USMC LVS

The Logistics Vehicle System (LVS) is a modular system consisting of a Mk-48 front power unit (FPU) and interchangeable rear body units (RBU). LVS is used by Marine Corps combat service support motor transport units to deliver large quantities of supplies, containers, equipment, armored vehicles, or ammunition from beachheads, airfields, ports and railheads.

To change the engine of an MK48-18 Logistics Vehicle System (LVS), Marine Wing Support Squadron 171 motor transportation mechanics remove the cab and radiator from the FPU, Yecheon, Korea, 29 March 2007
To change the engine of an MK48-18 Logistics Vehicle System (LVS), Marine Wing Support Squadron 171 motor transportation mechanics remove the cab and radiator from the FPU, Yecheon, Korea, 29 March 2007.

Today in WW II: 16 May 1940 US Pres. Roosevelt asks Congress for funding to build 50,000 airplanes per year, a startling undertaking at the time.  More 
16 May 1943 Royal Air Force No. 617 Squadron [The Dambusters] destroyed the M√∂hne and Eder dams on the Ruhr, causing catastrophic flooding [Operation Chastise, 16‚~ez_euro~~ez_ldquo~17 May].
16 May 1943 Warsaw Ghetto Uprising ends with liquidation of the poorly equipped Jewish resistance by German Troop.
Visit the Olive-Drab.com World War II Timeline for day-by-day events 1939-1945! See also WW2 Books.

US Marine Corps Logistics Vehicle System (LVS)

The Logistics Vehicle System (LVS) began service with the USMC in 1985, replacing the M123 10-ton tractor. The 16.5-ton LVS provides the Marine Corps with a heavy tactical lift capability by transporting bulk cargo, bulk fuel and water, and ammunition. The LVS is superseded by the Logistics Vehicle System Replacement (LVSR).

The Logistics Vehicle System (LVS) modular system consists of the common Mk-48 Front Power Unit (FPU) and LVS Rear Body Units (RBU) which differ by function. The LVS is sometimes called the "Dragon Wagon," a name borrowed from the World War II M-26 Heavy Transporter.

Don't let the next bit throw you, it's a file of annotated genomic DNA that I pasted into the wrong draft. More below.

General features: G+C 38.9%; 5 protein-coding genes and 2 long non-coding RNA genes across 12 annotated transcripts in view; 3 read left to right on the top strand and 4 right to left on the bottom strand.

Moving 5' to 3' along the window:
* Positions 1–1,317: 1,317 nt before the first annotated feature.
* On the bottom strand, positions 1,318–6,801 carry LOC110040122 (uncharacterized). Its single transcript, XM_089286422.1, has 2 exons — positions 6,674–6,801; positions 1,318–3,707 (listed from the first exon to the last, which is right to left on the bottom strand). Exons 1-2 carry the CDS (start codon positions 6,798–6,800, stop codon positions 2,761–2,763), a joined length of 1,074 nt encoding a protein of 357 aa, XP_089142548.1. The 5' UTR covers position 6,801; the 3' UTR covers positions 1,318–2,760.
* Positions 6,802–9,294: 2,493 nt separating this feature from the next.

USMC Logistics Vehicle System (LVS) with Mk-14 Trailer, Container Transporter RBU seen crossing a Medium Girder Bridge at OP-5, Camp Lejeune, NC, 11 February 1997.  The LVS is armed with an M-2 .50 Cal. machine gun
USMC Logistics Vehicle System (LVS) with Mk-14 Trailer, Container Transporter RBU seen crossing a Medium Girder Bridge at OP-5, Camp Lejeune, NC, 11 February 1997. The LVS is armed with an M-2 .50 Cal. machine gun.

The LVS has an off-road payload of 12.5 tons and an on-road payload of 22.5 tons. All vehicles in the LVS family are manufactured by Oshkosh Truck Corporation of Oshkosh, WI.

LVS Rear Body Unit trailers (RBUs) powered by the Mk-48 front power unit include:

The FPU and RBU combination will be referred to, for example, as Mk-48/14 or Mk-48/18. Additional information and photos of each of the LVS component vehicles are found on the linked pages.

Operator's manuals for the LVS are divided by variant:

  • TM 08780B-10 covers the MK48/48A1 with Mk14, 15, 16 and 17/17A1
  • TM 2320-10/11 Supplement 1 covers the MK48/48A1 with Mk18
  • TM 09470B-10/1 covers the MK48/48A1 with Mk18A1

The lubrication order is Marine Corps Lubrication Instruction LI 2320-12/9B or Army Lubrication Order LO 9-2320-297-12. It consists of 25 cards.

LVS Mk48/18 carrying sections of Ribbon Bridge rolls off USNS 1ST Lt Jack Lummus (AK 3011), Gladstone Port, Queensland, Australia, 28 September 1999
LVS Mk48/18 carrying sections of Ribbon Bridge rolls off USNS 1ST Lt Jack Lummus (AK 3011), Gladstone Port, Queensland, Australia, 28 September 1999.

Find additional photos and hi-res versions of the Logistics Vehicle System (LVS) at the Olive-Drab Military Mashup.